Contributions of inflammatory mediators to age-related neurodegenerative disease and multiple sclerosis.
Regulation of BMP activity; non-canonical and canonical Wnt signaling in hematopoiesis
Developmental processes of cellular morphogenesis and patterning in the primary sensory system.
My laboratory studies the molecular mechanisms that regulate neurogenesis. We use zebrafish as a model organism, focusing on the role of Wnt signaling during development and regeneration.
Genomic imprinting and epigenetic and genetic pathways that influence neuronal circuits that regulate behavior
My lab leverages in vivo optical imaging techniques in order to uncover the synaptic and cellular mechanisms that underlie the brain’s ability to form and recall episodic memories.
Our goal is to identify essential pathways linked to human neurodevelopmental disease. We study these pathways during normal development and in disease states using model systems to identify essential and conserved biological processes.
Characterize the enzymatic properties of a family of GDE enzymes that shed GPI anchors from the plasma membrane.
We study human synapses in health and disease. We seek to understand the molecular mechanisms underlying the development of healthy synapses as well as synaptic abnormalities in human neurons. The ultimate goal of our research is to fuel the discovery of effective treatments for patients with neuropsychiatric disorders associated with autism, intellectual disability, schizophrenia, and epilepsy.
My lab is interested in elucidating the fundamental cellular and molecular processes that underlie memory formation. In particular we are interested in the elucidation of the protein machinery at the synapse that governs long-term storage of information, and how basic cell biological processes have been elaborated in neurons for the purpose of modulating synaptic transmission. In addition, we are interested in how these processes go awry in neurological diseases.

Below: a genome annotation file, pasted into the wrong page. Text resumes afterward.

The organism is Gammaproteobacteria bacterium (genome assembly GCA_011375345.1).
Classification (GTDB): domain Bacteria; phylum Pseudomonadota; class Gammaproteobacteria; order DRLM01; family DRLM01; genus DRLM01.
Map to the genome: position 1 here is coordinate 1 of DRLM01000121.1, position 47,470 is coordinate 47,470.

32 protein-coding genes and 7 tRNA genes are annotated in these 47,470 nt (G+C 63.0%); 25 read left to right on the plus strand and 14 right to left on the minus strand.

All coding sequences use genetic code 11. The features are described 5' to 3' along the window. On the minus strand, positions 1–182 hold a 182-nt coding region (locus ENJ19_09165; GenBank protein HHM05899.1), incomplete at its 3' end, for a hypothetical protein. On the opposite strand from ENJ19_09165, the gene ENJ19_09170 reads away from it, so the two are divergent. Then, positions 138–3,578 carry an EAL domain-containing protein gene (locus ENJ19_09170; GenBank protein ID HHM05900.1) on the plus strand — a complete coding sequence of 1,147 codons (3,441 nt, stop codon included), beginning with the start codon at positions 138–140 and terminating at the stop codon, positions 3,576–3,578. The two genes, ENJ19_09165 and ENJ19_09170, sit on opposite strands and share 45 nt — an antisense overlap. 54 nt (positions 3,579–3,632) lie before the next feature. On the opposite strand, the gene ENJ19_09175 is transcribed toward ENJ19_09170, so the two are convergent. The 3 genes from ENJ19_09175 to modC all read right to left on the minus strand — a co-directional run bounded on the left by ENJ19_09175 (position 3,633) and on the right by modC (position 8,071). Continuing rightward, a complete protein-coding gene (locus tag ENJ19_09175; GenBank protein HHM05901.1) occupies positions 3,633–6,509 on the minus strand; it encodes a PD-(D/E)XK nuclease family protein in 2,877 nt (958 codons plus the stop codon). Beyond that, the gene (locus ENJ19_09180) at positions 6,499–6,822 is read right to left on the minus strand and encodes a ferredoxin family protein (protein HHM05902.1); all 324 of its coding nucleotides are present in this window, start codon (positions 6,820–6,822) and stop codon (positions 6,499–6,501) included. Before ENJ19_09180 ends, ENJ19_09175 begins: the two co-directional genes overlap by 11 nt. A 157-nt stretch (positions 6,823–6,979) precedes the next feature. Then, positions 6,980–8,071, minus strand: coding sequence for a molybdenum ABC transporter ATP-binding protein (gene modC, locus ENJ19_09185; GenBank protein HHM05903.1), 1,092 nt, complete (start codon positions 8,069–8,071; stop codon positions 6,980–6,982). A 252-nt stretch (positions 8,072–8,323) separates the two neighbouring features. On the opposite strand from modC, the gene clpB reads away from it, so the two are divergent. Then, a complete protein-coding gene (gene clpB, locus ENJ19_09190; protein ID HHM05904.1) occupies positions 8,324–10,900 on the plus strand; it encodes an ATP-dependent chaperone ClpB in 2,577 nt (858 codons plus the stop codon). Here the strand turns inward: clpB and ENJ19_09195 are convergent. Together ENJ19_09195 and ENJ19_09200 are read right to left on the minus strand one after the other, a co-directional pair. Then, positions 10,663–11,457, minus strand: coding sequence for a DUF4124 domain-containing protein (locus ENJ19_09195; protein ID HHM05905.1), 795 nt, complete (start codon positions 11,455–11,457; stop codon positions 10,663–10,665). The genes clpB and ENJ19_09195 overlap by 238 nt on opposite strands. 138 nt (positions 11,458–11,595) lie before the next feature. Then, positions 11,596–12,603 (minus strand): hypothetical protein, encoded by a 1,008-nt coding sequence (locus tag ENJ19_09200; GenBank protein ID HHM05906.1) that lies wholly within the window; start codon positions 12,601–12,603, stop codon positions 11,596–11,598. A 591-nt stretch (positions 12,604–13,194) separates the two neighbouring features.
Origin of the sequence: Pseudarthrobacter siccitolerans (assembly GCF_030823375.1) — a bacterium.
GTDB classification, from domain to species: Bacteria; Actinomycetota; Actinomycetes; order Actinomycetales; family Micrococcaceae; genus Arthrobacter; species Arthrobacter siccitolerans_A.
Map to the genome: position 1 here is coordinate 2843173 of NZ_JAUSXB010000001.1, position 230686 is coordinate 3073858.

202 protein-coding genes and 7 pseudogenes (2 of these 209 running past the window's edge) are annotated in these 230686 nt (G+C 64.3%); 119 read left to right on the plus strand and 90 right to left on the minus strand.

My laboratory is focused on understanding the molecular pathways controlling neural development and degeneration in the retina. The retina is of critical importance since disorders of eye development can lead to congenital blindness, while degeneration of retinal neurons can cause progressive blindness at later ages.
The goal of our research is to understand sensory encoding and brain processing of olfactory information.
Research in the Williams lab focuses on understanding how cell adhesion molecules instruct neurons to build the right type of synapse with the right synaptic partners and what happens to brain function if this process goes awry.
Yost researches an important cellular process in which small molecules (proteoglycans) are added to proteins and allow for these proteins to be in the right place to transmit their signals. These signals are important when cells communicate with each other and are often not working correctly during cancer metastasis (when cancer spreads to other parts of the body).